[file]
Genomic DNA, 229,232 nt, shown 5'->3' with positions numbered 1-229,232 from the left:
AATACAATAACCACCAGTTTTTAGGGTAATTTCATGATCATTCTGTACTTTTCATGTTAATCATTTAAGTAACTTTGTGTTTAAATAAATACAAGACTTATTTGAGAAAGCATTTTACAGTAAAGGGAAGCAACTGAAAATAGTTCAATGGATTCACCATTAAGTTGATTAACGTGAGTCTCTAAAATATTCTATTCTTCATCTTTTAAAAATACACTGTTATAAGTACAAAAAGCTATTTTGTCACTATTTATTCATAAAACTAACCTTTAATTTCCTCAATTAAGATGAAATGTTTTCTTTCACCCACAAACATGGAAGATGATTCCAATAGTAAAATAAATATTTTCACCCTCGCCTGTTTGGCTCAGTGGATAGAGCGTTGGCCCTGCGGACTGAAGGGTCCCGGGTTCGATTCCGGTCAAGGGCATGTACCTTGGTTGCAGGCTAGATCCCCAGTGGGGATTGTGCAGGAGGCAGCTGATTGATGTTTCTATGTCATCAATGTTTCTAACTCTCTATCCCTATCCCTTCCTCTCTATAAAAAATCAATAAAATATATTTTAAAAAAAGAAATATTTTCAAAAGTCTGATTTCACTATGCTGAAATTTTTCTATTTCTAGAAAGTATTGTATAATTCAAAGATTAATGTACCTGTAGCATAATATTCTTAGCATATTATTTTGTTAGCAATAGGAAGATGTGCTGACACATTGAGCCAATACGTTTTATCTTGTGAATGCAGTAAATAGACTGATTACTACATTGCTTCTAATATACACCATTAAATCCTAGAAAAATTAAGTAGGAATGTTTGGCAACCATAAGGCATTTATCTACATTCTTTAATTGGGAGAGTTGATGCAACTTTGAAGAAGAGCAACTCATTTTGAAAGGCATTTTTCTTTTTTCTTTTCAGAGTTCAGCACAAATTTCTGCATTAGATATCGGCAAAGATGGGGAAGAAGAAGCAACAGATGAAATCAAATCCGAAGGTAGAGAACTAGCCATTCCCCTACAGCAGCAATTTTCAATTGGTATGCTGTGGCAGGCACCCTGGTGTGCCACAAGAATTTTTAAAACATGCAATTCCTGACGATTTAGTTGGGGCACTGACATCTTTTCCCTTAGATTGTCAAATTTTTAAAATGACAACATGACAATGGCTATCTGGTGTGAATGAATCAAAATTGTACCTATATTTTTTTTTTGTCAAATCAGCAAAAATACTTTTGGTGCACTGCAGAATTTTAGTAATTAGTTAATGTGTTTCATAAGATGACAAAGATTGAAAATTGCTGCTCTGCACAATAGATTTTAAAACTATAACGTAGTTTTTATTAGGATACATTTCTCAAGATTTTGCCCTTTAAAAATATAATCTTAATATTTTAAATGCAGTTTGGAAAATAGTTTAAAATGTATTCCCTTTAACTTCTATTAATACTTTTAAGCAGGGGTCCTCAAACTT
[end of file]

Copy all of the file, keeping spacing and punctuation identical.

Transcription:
Genomic DNA, 229,232 nt, shown 5'->3' with positions numbered 1-229,232 from the left:
AATACAATAACCACCAGTTTTTAGGGTAATTTCATGATCATTCTGTACTTTTCATGTTAATCATTTAAGTAACTTTGTGTTTAAATAAATACAAGACTTATTTGAGAAAGCATTTTACAGTAAAGGGAAGCAACTGAAAATAGTTCAATGGATTCACCATTAAGTTGATTAACGTGAGTCTCTAAAATATTCTATTCTTCATCTTTTAAAAATACACTGTTATAAGTACAAAAAGCTATTTTGTCACTATTTATTCATAAAACTAACCTTTAATTTCCTCAATTAAGATGAAATGTTTTCTTTCACCCACAAACATGGAAGATGATTCCAATAGTAAAATAAATATTTTCACCCTCGCCTGTTTGGCTCAGTGGATAGAGCGTTGGCCCTGCGGACTGAAGGGTCCCGGGTTCGATTCCGGTCAAGGGCATGTACCTTGGTTGCAGGCTAGATCCCCAGTGGGGATTGTGCAGGAGGCAGCTGATTGATGTTTCTATGTCATCAATGTTTCTAACTCTCTATCCCTATCCCTTCCTCTCTATAAAAAATCAATAAAATATATTTTAAAAAAAGAAATATTTTCAAAAGTCTGATTTCACTATGCTGAAATTTTTCTATTTCTAGAAAGTATTGTATAATTCAAAGATTAATGTACCTGTAGCATAATATTCTTAGCATATTATTTTGTTAGCAATAGGAAGATGTGCTGACACATTGAGCCAATACGTTTTATCTTGTGAATGCAGTAAATAGACTGATTACTACATTGCTTCTAATATACACCATTAAATCCTAGAAAAATTAAGTAGGAATGTTTGGCAACCATAAGGCATTTATCTACATTCTTTAATTGGGAGAGTTGATGCAACTTTGAAGAAGAGCAACTCATTTTGAAAGGCATTTTTCTTTTTTCTTTTCAGAGTTCAGCACAAATTTCTGCATTAGATATCGGCAAAGATGGGGAAGAAGAAGCAACAGATGAAATCAAATCCGAAGGTAGAGAACTAGCCATTCCCCTACAGCAGCAATTTTCAATTGGTATGCTGTGGCAGGCACCCTGGTGTGCCACAAGAATTTTTAAAACATGCAATTCCTGACGATTTAGTTGGGGCACTGACATCTTTTCCCTTAGATTGTCAAATTTTTAAAATGACAACATGACAATGGCTATCTGGTGTGAATGAATCAAAATTGTACCTATATTTTTTTTTTGTCAAATCAGCAAAAATACTTTTGGTGCACTGCAGAATTTTAGTAATTAGTTAATGTGTTTCATAAGATGACAAAGATTGAAAATTGCTGCTCTGCACAATAGATTTTAAAACTATAACGTAGTTTTTATTAGGATACATTTCTCAAGATTTTGCCCTTTAAAAATATAATCTTAATATTTTAAATGCAGTTTGGAAAATAGTTTAAAATGTATTCCCTTTAACTTCTATTAATACTTTTAAGCAGGGGTCCTCAAACTT